WHEN WE WERE KIDS, Quentin and Leo would knock on my door, and we’d head out on our bikes — “bye, Mom!” — to our own personal sandlot.
It was an open field at the corner of Berrien and Pine, open unless we were on it, wearing away home plate and the bases with our high tops. A big maple hung over third base, shading the left side of the field and a dog house that was home to a sometimes agitated spectator.
The first baseline stretched into Pine Street, graced by Cadillacs and Tauruses alike that would create the timeouts and obstacles of summer. Power lines led to the occasional do-over, and foul balls and doubles to right would carom off the bricks of a manufacturing building across the street, sometimes crashing through the windows or landing on the flat roof. The building may or may not have been abandoned, though it would eventually be torn down years later, our open sandlot surviving.
Anything hit to center, once it evaded our glove, would roll and roll and roll. There weren’t fences.
We tossed failed curveballs that we swore were knee bucklers in between consuming homemade freezer pops made from Jell-O and cool-aid. We threw until our arms hurt and threw some more.
Quentin and Leo and my brother Dave and whoever else came by would hit and throw and fight and baseball for hours until the sun disappeared and we had to pedal back home.
WHEN WE WERE KIDS, I spent countless hours playing whiffle ball with my brother in the backyard, set up just right for the ultimate baseball park of our childhoods. I’d whip sidewinding slurves that rarely found the strike zone, and we battled for whiffle supremacy using our own house rules.
Off the house’s dented aluminum siding without a bounce is a single, on the roof and back onto the field is a double, onto the roof and over the house is a triple, and over the house without touching it was the glorious, slow trotting home run.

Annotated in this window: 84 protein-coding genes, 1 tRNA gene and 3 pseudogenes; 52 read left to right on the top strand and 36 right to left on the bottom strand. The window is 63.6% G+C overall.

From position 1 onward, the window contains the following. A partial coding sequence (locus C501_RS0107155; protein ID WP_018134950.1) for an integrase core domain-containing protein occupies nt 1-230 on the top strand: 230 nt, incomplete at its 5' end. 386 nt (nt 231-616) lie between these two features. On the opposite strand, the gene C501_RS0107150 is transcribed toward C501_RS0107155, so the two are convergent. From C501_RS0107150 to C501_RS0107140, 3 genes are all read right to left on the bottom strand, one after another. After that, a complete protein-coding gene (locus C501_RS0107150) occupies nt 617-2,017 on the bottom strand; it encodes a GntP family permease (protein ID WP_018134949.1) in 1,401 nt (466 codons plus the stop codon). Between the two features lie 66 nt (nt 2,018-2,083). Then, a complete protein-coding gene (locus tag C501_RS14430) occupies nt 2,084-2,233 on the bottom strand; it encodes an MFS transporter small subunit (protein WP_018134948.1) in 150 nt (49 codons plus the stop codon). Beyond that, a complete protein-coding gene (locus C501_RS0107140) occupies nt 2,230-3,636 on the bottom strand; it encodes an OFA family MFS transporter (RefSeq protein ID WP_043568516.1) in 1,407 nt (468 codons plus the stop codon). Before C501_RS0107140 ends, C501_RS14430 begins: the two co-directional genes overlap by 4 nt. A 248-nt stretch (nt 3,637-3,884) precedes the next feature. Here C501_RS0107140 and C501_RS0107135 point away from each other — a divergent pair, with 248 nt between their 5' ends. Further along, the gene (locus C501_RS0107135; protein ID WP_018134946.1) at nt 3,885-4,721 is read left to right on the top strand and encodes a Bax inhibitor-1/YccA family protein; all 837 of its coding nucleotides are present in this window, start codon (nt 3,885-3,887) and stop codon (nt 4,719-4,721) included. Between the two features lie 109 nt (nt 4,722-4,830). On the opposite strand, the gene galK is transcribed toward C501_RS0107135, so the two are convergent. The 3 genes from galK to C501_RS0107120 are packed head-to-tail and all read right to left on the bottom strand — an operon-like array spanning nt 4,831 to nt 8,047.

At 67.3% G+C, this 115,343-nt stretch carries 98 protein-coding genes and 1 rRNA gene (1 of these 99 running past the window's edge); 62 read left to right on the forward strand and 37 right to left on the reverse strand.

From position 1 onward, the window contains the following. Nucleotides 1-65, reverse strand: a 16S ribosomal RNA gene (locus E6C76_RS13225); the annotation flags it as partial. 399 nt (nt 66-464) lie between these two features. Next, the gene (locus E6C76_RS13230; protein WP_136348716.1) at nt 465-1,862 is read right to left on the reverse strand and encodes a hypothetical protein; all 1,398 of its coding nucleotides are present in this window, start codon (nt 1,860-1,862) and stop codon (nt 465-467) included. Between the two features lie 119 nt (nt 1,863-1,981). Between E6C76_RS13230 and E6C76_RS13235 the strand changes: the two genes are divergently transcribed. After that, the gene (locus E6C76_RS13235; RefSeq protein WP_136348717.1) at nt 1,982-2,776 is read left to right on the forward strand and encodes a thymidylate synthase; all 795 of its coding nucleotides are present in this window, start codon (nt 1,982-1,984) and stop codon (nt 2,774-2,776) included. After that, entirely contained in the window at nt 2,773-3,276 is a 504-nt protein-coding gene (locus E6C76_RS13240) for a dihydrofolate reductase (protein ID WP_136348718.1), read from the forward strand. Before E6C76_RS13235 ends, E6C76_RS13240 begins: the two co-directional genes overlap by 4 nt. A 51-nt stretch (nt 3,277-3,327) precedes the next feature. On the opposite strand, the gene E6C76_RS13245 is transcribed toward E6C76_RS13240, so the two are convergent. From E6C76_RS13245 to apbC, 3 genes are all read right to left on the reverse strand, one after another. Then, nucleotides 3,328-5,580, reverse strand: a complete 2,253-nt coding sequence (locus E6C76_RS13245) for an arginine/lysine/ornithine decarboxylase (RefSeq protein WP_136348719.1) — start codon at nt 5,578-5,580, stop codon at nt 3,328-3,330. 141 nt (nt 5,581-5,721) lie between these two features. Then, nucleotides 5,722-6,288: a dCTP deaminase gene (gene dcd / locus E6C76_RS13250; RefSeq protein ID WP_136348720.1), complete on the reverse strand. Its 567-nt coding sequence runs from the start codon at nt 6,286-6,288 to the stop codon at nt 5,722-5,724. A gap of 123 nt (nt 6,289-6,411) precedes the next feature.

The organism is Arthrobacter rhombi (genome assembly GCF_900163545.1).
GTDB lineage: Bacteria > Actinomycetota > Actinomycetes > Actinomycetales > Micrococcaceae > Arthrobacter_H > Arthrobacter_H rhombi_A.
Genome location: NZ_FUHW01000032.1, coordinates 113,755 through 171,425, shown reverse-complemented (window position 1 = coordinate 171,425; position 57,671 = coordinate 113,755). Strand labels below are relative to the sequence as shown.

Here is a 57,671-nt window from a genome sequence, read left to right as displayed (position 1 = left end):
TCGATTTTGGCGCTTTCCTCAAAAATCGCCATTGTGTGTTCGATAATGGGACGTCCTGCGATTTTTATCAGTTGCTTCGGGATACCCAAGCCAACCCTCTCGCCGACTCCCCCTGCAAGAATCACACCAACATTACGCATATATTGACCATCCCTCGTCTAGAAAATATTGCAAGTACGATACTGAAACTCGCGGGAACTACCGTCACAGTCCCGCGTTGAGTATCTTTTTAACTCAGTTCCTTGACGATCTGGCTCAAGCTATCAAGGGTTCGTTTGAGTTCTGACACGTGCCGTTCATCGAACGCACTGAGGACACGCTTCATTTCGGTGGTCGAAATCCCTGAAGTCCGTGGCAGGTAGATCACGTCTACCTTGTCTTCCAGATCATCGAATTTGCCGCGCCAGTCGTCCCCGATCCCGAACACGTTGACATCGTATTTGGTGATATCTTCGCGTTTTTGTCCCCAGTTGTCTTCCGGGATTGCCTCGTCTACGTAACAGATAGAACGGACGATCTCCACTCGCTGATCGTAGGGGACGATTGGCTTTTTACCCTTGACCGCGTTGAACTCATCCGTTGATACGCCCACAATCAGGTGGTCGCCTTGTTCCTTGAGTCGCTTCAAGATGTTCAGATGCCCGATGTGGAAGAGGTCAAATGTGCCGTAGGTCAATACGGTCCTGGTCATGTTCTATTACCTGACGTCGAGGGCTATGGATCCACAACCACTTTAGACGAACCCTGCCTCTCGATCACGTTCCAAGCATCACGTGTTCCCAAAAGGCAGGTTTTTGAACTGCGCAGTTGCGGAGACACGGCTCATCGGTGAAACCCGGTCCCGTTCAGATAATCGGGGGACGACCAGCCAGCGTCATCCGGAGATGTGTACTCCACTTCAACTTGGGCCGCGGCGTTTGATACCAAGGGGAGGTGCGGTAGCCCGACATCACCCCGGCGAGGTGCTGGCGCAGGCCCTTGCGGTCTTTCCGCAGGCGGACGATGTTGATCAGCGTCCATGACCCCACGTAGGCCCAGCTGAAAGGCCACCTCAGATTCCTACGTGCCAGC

We held our breath every time the ball rolled down the roof, as the gutter awaited to steal our last remaining, scuffed and broken ball.
But the little secret was that if you swung that long, skinny, yellow bat early and pulled it down the line, you could get a cheap homer over the short picket fence in left. Just don’t pop it to right because the tree will hold your game for ransom.
WHEN WE WERE KIDS, we played rec ball and Little League and Pee Wee Reese and Sandy Koufax. Our coach was rough and angry and great. Our practices were loose and our games were less than perfect, but we thought we were going to the big leagues.
WHEN WE WERE KIDS, we didn’t have travel ball, and any travel was to play the single team our age in nearby towns. We didn’t have options of teams to play on in our small town, we just played for “the team.” It wasn’t AA or majors, it was just our team.
Our uniforms were passed down for a decade or we’d get a tee shirt with a team name ironed on the front, a number and sponsor on the back. Blue trucker hats perched atop our sweaty heads, a block “A” shining above the brim. Stretched out stirrups, unable to hold my skinny calves, rolled to my ankles.
Playing a season of ball cost less than 100 bucks and we had whatever bat and glove we had, usually passed down from an older brother if not two.
WHEN WE WERE KIDS, radio broadcasts shouted the sounds of summer, sometimes the local Tigers or, wire hangers extending our antenna, we’d hear Bob Uecker crackle across Lake Michigan. I knew every player’s number, imitated his batting stance or pitching motion, and knew where he’s played and how he’s done because I had his baseball cards.
WHEN WE WERE KIDS, everyone was nice and everything was perfect and we walked two miles to school in the snow, uphill both ways and GET OFF MY LAWN.
WHEN WE WERE KIDS, it was different. It’s not good or bad. It’s unlikely to be that way again. Our kids will have their own memories and stories that won’t be anything like ours.
And that’s okay.